All it takes is a tiny sliver of hope.  You are not alone.  And neither am I.


If you or someone you know is in crisis, the National Suicide Prevention Lifeline is always open.  1-800-273-TALK.  They host an online chat at http://www.suicidepreventionlifeline.org.  Help is only a click away.

The Time I Inadvertently Brought Up Death With My Toddler

25 Aug

Sex, drugs, death.  Conversations I’d honestly prefer to “paper, rock, scissors” with the hubby to avoid.  Not because I’m embarrassed, but because I’m worried I’ll say the wrong thing.  Topics I want to handle just right, and topics I feel could have been handled better by my parents.

Mom, I love you.  You know I love you and think you did an amazing job raising us.  But every child has things they want to do differently than their parents, if for no other reason than because I am a different parent than you are, parenting in a different generation and with a different child.  We cool?  Cool. 

So when I casually reminisced at the breakfast table about something my grandfather used to say, I was caught off-guard when my two-year-0ld asked me, “Mommy, where is your grandpa?”

My husband and I believe in telling DoodleBug the truth.  When we ask her to eat three more bites, we hold to three, even though I may want to sneak an extra on the plate when she’s not looking.  We don’t dodge questions, and we follow through on consequences.  She knows when Mommy or Daddy say something, we mean it; I like to think our consistency and honesty help her to trust us now and will foster open communication as she gets older.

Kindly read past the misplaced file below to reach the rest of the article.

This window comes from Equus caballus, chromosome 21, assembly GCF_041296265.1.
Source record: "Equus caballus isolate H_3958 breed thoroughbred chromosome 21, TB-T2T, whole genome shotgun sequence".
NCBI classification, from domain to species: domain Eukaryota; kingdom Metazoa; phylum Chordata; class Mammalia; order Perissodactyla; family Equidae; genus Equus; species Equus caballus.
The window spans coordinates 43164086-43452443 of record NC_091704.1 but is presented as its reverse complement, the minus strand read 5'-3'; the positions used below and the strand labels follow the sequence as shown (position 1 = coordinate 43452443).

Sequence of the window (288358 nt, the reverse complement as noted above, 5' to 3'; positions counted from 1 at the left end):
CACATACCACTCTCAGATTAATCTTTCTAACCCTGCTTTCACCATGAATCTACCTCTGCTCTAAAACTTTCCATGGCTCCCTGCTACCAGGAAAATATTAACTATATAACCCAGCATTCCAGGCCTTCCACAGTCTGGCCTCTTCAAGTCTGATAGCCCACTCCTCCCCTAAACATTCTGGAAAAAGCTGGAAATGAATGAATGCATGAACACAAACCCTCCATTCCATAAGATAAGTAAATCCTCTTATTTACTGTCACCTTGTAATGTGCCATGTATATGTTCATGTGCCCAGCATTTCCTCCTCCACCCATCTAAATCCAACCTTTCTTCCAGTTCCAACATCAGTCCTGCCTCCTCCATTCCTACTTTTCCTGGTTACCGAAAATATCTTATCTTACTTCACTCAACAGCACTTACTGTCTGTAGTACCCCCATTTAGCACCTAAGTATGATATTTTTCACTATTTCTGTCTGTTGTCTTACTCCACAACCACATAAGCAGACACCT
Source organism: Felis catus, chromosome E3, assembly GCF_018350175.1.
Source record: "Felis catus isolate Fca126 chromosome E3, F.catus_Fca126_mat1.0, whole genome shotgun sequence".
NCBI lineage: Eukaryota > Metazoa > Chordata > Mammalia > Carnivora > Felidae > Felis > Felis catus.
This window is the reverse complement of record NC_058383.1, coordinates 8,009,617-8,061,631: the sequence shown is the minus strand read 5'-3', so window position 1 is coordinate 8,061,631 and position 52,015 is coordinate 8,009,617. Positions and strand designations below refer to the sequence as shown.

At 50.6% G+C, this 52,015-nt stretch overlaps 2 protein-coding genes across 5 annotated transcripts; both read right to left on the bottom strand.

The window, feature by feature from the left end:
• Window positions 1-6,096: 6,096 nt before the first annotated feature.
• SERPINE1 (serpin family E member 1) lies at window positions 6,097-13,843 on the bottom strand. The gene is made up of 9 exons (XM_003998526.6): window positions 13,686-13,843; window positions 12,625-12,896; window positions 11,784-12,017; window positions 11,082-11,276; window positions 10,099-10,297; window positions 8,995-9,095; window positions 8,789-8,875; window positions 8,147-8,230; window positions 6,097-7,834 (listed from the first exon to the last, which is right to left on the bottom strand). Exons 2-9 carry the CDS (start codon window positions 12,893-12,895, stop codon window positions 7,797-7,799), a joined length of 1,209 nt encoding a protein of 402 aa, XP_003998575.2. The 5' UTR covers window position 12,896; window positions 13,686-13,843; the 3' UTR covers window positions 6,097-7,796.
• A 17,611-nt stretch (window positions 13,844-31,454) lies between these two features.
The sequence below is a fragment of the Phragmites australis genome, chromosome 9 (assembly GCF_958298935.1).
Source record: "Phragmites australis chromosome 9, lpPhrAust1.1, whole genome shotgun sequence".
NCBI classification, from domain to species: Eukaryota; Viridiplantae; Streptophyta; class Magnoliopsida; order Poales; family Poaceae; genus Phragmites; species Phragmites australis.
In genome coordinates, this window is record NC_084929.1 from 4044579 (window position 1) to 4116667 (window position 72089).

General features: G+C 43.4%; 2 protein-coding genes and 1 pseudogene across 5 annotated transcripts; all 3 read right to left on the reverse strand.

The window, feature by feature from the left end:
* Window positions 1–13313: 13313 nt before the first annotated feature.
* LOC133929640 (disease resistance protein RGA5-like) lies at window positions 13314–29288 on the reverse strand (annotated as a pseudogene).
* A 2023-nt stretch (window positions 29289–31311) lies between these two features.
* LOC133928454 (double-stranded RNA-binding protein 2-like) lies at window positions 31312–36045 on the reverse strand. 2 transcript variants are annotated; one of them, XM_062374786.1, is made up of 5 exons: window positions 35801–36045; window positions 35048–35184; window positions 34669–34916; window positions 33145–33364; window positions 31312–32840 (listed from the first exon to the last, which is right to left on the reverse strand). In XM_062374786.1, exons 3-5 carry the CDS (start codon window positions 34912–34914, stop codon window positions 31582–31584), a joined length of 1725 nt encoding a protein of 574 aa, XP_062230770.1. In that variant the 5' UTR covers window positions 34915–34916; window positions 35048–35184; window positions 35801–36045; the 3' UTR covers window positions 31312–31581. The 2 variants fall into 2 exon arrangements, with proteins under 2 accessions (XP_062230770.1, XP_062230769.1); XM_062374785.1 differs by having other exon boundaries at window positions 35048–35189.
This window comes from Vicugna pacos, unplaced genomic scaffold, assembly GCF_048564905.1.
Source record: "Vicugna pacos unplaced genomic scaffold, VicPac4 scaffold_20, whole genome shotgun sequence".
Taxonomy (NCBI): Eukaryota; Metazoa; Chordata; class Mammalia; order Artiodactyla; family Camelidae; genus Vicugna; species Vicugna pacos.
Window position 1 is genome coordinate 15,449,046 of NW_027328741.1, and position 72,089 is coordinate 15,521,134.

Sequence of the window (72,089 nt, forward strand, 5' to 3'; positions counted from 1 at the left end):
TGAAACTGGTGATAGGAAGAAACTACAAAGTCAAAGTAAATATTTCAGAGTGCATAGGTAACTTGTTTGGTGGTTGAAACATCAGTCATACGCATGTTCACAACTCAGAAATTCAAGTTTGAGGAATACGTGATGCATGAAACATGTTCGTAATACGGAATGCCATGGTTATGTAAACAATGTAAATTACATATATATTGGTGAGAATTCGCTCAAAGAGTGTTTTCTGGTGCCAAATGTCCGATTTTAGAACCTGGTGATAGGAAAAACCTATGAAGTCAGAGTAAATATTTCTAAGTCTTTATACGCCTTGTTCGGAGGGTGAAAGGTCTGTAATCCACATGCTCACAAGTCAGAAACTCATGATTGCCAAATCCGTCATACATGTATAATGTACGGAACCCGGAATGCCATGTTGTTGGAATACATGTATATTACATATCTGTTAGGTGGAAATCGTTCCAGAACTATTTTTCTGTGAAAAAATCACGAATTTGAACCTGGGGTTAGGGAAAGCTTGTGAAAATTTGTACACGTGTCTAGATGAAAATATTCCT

And of course I would be the first parent to have to take this parenting value for a test-drive.  Here’s how the conversation went:

DB: Mommy, where is your grandpa?

Me: Um…Well… (Looks around in desperation for help.  Or a distraction.  Nothing?  Crap.)

         Well, my grandpa isn’t around anymore.  He lived a long life and was a daddy and a grandpa and when he got very, very old, his time was all done.  He is all done.  I miss him, but it’s okay that he’s all done, because even though people can’t be around forever, new babies are born and new grandmas and grandpas love those babies.

DB: (Stares at me.  Silence.  And then.) Mommy?  Your grandpa’s all done?  It’s okay.  You can share my grandpa.

Me: (Speechless)

I want DB to feel differently about death than I did as a kid, and still do as an adult.  I want her to understand that as hard as it is to close one chapter and open up the next, that’s the way life is; that without death, life wouldn’t be precious.  I want her to know it’s okay to grieve loss, but to take solace in how life continues on.  I don’t want to hide the truth from her to protect her, and yet I don’t want to scare her, either.

I spent the whole day replaying the conversation in my head, wondering if I had said the right thing.  Then.  That afternoon we were out on the back deck and she pointed to the flower pot.

DB: Mommy?  Why are those flowers squished?

Me: Well, they are wilting because they are all done being flowers.

DB: All done like your grandpa?

Me: Yes, it’s kind of the same.

DB:  Look, Mommy.  There are new flowers that are going to come out soon, just like the new babies and grandmas and grandpas.

I *think* I may have knocked this one out of the park.